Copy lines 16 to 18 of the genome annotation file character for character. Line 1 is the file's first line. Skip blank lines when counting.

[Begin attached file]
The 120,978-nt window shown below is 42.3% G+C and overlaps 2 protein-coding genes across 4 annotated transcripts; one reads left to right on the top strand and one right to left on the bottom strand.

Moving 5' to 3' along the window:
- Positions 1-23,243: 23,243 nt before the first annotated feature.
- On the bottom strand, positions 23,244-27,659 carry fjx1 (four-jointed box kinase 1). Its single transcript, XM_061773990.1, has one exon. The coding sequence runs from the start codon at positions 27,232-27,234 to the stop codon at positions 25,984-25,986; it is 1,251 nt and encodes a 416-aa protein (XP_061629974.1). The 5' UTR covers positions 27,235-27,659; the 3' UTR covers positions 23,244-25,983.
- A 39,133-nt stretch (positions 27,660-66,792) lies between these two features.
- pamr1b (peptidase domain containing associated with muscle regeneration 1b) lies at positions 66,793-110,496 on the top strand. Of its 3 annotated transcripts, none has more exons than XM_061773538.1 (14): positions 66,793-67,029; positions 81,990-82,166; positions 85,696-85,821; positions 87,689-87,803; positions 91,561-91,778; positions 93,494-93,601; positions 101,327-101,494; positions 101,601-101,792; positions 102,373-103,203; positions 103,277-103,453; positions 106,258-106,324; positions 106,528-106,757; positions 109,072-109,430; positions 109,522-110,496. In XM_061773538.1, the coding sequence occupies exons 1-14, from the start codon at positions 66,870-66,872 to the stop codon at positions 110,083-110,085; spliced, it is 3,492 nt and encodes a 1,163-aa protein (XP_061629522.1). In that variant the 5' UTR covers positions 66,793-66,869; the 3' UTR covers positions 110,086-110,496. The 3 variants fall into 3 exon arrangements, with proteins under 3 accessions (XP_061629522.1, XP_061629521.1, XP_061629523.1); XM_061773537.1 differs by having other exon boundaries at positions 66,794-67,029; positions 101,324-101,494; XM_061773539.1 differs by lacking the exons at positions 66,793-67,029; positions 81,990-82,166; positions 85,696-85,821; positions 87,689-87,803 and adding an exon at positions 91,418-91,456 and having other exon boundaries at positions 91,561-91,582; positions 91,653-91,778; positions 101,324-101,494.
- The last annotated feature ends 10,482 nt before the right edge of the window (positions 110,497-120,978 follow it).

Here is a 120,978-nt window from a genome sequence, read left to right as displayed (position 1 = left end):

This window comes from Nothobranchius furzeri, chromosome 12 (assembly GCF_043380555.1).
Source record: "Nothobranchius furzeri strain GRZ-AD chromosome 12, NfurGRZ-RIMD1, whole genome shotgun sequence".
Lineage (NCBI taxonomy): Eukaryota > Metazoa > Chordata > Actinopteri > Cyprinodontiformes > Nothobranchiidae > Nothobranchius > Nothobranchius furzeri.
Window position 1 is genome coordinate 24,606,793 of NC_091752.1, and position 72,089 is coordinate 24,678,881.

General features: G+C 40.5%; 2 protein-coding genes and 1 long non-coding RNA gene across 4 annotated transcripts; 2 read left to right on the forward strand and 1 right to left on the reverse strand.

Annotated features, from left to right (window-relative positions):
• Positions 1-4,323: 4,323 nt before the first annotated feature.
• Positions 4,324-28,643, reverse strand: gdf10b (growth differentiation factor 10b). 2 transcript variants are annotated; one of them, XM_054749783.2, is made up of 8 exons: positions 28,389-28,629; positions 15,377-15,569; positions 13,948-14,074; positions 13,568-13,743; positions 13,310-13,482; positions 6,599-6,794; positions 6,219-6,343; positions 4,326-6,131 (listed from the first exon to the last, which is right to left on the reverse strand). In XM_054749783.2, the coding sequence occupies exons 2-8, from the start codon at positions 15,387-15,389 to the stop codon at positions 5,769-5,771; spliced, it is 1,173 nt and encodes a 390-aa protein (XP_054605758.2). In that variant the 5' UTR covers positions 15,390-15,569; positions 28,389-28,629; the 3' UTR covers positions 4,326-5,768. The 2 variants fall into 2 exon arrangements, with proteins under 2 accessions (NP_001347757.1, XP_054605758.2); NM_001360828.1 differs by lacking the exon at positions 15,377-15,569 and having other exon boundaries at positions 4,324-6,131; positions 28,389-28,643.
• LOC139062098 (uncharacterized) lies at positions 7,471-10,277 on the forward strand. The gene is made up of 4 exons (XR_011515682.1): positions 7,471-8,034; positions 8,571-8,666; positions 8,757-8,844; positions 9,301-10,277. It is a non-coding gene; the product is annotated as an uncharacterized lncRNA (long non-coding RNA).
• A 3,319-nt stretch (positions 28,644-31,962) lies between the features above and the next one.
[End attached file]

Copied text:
• Positions 4,324-28,643, reverse strand: gdf10b (growth differentiation factor 10b). 2 transcript variants are annotated; one of them, XM_054749783.2, is made up of 8 exons: positions 28,389-28,629; positions 15,377-15,569; positions 13,948-14,074; positions 13,568-13,743; positions 13,310-13,482; positions 6,599-6,794; positions 6,219-6,343; positions 4,326-6,131 (listed from the first exon to the last, which is right to left on the reverse strand). In XM_054749783.2, the coding sequence occupies exons 2-8, from the start codon at positions 15,387-15,389 to the stop codon at positions 5,769-5,771; spliced, it is 1,173 nt and encodes a 390-aa protein (XP_054605758.2). In that variant the 5' UTR covers positions 15,390-15,569; positions 28,389-28,629; the 3' UTR covers positions 4,326-5,768. The 2 variants fall into 2 exon arrangements, with proteins under 2 accessions (NP_001347757.1, XP_054605758.2); NM_001360828.1 differs by lacking the exon at positions 15,377-15,569 and having other exon boundaries at positions 4,324-6,131; positions 28,389-28,643.
• LOC139062098 (uncharacterized) lies at positions 7,471-10,277 on the forward strand. The gene is made up of 4 exons (XR_011515682.1): positions 7,471-8,034; positions 8,571-8,666; positions 8,757-8,844; positions 9,301-10,277. It is a non-coding gene; the product is annotated as an uncharacterized lncRNA (long non-coding RNA).
• A 3,319-nt stretch (positions 28,644-31,962) lies between the features above and the next one.